The Global Digital Health Partnership is a collaboration of 30 countries and territories and the World Health Organization (31 members) formed to support the effective implementation of digital health, exchange global best practices, and advance mutually beneficial projects. The GDHP provides opportunities for worldwide participants to exchange best practices for data sharing, electronic health records, ePrescribing, patient access, etc. The GDHP’s vision is to “support governments and health system reformers to improve the health and well-being of their citizens through the best use of evidence-based digital technologies.” The GDHP is the world’s only existing government-to-government global health IT partnership, and the GDHP strives to identify international best practices for the use of health data to advance health and health care, provide opportunities for networking and knowledge transfer, and facilitate horizon scanning to more accurately forecast emerging trends. The GDHP was established in 2018 to fill the gap that existed where country governments were not working together as a whole to advance global digital health together.
In January 2018, HHS became a founding GDHP participant. ONC leads these efforts for the US and coordinates with US federal agencies to ensure the US position on digital health is aligned (e.g., HHS Chief Technology Officer’s Office, HHS Food and Drug Administration, HHS Office for Civil Rights, Department of Commerce). This multi-national organization supports governments and health system reformers to improve the health and wellbeing of their citizens through best use of digital technologies.
As of today, the GDHP participants range from 6 continents; 30 countries and territories that represent over 2.8 billion people; and the WHO.
As digital health continues to expand at a rapid pace globally, the GDHP continues to serve as a sounding board for digital health leaders and experts to collaborate on key topics. In the short time since its inception, the GDHP has reached great strides and is poised to continue advancing key elements of digital health that have short-and long-term benefits to strengthening health care systems worldwide. ONC will continue engaging with our global partners to share ideas and advance projects that help make health care around the world better, safer, and healthier.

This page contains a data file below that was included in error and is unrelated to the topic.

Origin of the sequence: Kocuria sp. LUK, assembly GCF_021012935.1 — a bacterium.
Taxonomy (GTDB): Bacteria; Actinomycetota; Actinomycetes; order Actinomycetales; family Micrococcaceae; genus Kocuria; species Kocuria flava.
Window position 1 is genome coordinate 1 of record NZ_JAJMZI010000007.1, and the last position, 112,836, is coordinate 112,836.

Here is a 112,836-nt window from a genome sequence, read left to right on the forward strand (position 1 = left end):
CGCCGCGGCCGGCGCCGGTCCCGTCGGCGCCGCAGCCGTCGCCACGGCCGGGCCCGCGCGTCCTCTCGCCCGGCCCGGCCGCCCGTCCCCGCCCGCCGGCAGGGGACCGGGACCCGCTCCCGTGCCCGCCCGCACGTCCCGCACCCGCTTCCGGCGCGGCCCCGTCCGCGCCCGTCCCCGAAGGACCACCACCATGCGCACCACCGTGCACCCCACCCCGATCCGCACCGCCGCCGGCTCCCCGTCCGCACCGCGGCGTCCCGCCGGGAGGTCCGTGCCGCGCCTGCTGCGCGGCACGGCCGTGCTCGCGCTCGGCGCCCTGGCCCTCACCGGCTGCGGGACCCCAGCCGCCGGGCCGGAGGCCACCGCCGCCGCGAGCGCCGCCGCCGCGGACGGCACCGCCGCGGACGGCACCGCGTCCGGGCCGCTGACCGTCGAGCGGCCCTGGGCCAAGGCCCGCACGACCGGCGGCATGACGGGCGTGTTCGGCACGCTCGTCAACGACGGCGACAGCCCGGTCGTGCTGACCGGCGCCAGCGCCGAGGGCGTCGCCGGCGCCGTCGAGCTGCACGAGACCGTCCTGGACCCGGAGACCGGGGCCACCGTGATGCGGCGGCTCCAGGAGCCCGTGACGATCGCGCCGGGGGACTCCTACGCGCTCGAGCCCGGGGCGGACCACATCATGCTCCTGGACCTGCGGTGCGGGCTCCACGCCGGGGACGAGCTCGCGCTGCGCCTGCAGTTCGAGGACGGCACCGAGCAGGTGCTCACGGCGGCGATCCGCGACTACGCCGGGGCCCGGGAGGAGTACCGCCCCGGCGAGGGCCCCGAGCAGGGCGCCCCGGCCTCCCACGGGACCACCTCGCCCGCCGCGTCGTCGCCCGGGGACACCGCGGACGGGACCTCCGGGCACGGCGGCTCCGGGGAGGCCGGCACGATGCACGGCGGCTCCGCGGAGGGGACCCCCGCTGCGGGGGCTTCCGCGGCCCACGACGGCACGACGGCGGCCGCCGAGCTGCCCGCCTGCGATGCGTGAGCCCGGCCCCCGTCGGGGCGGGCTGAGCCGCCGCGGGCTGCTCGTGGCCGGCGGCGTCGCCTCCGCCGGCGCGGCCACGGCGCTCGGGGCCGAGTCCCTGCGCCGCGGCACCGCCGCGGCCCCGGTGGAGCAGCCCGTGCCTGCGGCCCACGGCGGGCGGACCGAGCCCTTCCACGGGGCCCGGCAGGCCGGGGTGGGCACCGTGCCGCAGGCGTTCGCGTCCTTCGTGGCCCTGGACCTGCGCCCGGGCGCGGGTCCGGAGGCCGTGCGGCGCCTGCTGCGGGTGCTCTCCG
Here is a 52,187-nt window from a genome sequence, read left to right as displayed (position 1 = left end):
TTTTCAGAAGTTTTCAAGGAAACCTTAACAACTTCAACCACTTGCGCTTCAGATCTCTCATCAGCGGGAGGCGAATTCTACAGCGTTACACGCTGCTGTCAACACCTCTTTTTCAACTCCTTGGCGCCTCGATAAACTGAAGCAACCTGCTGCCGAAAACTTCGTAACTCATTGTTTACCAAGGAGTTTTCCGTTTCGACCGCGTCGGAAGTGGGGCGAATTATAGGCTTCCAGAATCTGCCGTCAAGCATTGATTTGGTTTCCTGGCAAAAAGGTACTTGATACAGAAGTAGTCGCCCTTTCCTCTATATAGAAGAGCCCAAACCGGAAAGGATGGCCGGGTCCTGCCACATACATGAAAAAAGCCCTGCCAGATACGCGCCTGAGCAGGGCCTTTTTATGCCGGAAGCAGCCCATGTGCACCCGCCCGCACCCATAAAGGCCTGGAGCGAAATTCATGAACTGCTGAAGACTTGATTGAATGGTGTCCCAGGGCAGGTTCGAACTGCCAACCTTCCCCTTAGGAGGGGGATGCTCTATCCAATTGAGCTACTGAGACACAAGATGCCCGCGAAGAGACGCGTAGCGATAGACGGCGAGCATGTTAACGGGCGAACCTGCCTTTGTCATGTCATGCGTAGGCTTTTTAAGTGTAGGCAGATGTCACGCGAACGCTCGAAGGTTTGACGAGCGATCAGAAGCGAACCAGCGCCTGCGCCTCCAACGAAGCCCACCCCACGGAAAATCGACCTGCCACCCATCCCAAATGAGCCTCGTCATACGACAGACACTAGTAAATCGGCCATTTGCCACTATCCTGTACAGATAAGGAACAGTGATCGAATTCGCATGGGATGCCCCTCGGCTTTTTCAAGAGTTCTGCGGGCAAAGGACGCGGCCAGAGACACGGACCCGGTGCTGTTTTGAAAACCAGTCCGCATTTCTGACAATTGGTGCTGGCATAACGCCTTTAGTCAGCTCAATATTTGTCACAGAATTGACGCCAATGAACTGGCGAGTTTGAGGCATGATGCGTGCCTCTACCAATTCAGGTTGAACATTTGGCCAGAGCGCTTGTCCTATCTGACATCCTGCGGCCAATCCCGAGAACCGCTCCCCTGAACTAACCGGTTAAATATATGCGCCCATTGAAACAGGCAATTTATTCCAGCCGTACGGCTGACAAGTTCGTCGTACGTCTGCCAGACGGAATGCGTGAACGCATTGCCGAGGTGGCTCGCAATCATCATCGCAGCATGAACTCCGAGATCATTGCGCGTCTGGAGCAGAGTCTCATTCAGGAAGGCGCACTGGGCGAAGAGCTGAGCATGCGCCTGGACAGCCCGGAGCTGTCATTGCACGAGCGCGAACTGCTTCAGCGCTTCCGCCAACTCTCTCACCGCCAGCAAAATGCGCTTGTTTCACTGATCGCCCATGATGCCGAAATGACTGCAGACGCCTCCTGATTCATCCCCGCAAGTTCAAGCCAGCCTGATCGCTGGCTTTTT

The GDHP works through a variety of means, including through five work streams that convene to plan, share best practices, and create deliverables that help patients, caregivers, health care providers, health care systems, and national governments.
1. Interoperability Work Stream
- Overcome patient data sharing challenges between health care providers, health organizations, caregivers, and patients.
- Determine the path forward for addressing interoperability challenges through standards and technology.
2. Clinical and Consumer Engagement Work Stream
- Improve digital health literacy, and understand the role of co-design for patient and clinician needs for better health and care across the globe.
3. Cyber Security Work Stream
- Strengthen the protection of health care devices, systems and networks, and data in them, from security and cyber risks.
4. Policy Environments Work Stream
- Identify government’s role in supporting digital health technology for health system reform.
- Addressing privacy and consent issues when sharing patient health data.
5. Evidence and Evaluation Work Stream
- Share methods of digital health evaluation frameworks and concrete examples of lessons learned from digital health benefits evaluations and strategies.
ONC’s Role with the GDHP
The HHS Secretary designated ONC to serve as the lead US representative to the GDHP with participation from the HHS Office of the Chief Technology Officer. ONC’s National Coordinator for Health IT (National Coordinator) chairs the GDHP Interoperability Work Stream and facilitates key discussions and projects to advance interoperability across the GDHP countries and territories. The National Coordinator has led exercises, such as developing a health data standards crosswalk across the GDHP participant countries and territories, to better understand the interoperability landscape that nations use. There are also ONC leads on each of the remaining four work streams to ensure the US’ perspective, efforts, and expertise is included in those work streams’ deliverables and discussions.
GDHP White Papers
In 2019, all five GDHP work streams developed separate white papers in their subject matter areas to share country and territory experiences. The white papers outlined the landscape of the GDHP participants’ in digital health interoperability, cyber security, policy environments, clinical and consumer engagement, and evidence and evaluation. These white papers provide GDHP and non-GDHP countries and territories with guidance on key digital health projects, best practices, and opportunities that can lead the world to improving the health and well-being of people around the world.